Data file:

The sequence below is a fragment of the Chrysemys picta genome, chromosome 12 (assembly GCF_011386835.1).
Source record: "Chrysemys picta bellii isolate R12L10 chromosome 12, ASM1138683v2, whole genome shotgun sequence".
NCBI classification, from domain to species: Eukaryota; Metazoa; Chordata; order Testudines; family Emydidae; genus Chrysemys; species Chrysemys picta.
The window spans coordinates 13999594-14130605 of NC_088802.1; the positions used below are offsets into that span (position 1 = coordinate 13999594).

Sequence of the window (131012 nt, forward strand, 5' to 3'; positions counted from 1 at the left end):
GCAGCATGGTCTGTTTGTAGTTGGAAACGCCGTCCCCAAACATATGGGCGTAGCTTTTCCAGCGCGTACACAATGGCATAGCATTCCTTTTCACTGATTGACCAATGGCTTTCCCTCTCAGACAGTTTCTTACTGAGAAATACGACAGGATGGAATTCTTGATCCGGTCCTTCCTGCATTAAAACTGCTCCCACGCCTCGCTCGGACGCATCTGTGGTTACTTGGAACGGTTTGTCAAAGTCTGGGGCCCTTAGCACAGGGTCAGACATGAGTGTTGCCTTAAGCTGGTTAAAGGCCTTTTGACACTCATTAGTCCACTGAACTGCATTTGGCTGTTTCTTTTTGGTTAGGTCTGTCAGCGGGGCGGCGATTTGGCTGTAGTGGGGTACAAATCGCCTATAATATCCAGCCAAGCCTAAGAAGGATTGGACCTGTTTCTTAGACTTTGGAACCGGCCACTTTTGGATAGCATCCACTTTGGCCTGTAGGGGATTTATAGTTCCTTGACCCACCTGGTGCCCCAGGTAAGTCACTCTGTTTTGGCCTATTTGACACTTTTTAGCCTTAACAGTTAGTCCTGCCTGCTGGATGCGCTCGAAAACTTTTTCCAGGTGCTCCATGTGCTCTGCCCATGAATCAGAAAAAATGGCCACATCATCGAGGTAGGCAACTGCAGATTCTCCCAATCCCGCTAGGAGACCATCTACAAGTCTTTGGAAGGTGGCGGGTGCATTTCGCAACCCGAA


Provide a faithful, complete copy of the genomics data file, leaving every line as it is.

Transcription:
The sequence below is a fragment of the Chrysemys picta genome, chromosome 12 (assembly GCF_011386835.1).
Source record: "Chrysemys picta bellii isolate R12L10 chromosome 12, ASM1138683v2, whole genome shotgun sequence".
NCBI classification, from domain to species: Eukaryota; Metazoa; Chordata; order Testudines; family Emydidae; genus Chrysemys; species Chrysemys picta.
The window spans coordinates 13999594-14130605 of NC_088802.1; the positions used below are offsets into that span (position 1 = coordinate 13999594).

Sequence of the window (131012 nt, forward strand, 5' to 3'; positions counted from 1 at the left end):
GCAGCATGGTCTGTTTGTAGTTGGAAACGCCGTCCCCAAACATATGGGCGTAGCTTTTCCAGCGCGTACACAATGGCATAGCATTCCTTTTCACTGATTGACCAATGGCTTTCCCTCTCAGACAGTTTCTTACTGAGAAATACGACAGGATGGAATTCTTGATCCGGTCCTTCCTGCATTAAAACTGCTCCCACGCCTCGCTCGGACGCATCTGTGGTTACTTGGAACGGTTTGTCAAAGTCTGGGGCCCTTAGCACAGGGTCAGACATGAGTGTTGCCTTAAGCTGGTTAAAGGCCTTTTGACACTCATTAGTCCACTGAACTGCATTTGGCTGTTTCTTTTTGGTTAGGTCTGTCAGCGGGGCGGCGATTTGGCTGTAGTGGGGTACAAATCGCCTATAATATCCAGCCAAGCCTAAGAAGGATTGGACCTGTTTCTTAGACTTTGGAACCGGCCACTTTTGGATAGCATCCACTTTGGCCTGTAGGGGATTTATAGTTCCTTGACCCACCTGGTGCCCCAGGTAAGTCACTCTGTTTTGGCCTATTTGACACTTTTTAGCCTTAACAGTTAGTCCTGCCTGCTGGATGCGCTCGAAAACTTTTTCCAGGTGCTCCATGTGCTCTGCCCATGAATCAGAAAAAATGGCCACATCATCGAGGTAGGCAACTGCAGATTCTCCCAATCCCGCTAGGAGACCATCTACAAGTCTTTGGAAGGTGGCGGGTGCATTTCGCAACCCGAA